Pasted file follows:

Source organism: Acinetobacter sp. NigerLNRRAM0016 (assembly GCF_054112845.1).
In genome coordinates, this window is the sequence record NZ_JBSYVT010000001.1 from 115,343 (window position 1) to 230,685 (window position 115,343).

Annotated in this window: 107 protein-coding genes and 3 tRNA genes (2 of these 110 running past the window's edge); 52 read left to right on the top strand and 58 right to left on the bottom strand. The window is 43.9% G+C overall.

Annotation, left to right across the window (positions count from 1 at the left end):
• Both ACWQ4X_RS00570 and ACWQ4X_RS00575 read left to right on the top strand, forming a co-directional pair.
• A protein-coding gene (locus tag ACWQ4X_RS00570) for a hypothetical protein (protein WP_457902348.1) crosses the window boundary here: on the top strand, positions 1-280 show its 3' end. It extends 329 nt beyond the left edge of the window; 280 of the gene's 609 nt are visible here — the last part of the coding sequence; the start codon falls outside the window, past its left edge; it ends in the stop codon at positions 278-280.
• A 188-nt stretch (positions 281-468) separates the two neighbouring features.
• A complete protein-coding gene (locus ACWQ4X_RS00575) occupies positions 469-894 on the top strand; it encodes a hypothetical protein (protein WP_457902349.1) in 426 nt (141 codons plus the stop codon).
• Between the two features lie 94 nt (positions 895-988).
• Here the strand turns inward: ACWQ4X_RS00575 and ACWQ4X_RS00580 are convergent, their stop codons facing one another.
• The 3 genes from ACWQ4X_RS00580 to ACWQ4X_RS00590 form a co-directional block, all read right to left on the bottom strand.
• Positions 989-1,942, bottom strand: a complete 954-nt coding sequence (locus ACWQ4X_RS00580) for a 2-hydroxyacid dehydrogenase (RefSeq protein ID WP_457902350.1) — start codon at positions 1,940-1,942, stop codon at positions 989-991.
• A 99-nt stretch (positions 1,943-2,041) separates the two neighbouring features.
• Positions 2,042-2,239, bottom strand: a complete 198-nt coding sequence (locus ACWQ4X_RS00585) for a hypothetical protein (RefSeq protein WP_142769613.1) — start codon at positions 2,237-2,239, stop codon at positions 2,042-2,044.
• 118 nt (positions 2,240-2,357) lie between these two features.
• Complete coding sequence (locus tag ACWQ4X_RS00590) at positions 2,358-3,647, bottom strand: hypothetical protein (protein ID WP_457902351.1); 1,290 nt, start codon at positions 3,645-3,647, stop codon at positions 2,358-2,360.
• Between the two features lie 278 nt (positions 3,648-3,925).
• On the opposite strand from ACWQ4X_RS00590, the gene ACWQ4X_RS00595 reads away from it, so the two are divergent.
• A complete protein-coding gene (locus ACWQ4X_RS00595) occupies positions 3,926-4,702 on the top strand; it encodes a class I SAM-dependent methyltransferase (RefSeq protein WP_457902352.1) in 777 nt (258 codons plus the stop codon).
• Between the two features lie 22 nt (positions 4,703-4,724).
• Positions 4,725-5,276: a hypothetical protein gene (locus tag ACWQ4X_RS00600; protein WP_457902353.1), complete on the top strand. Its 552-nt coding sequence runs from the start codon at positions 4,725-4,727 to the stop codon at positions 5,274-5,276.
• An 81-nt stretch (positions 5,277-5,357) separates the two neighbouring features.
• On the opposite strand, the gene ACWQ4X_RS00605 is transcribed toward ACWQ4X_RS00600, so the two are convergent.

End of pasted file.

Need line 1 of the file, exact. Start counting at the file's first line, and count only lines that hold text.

Source organism: Acinetobacter sp. NigerLNRRAM0016 (assembly GCF_054112845.1).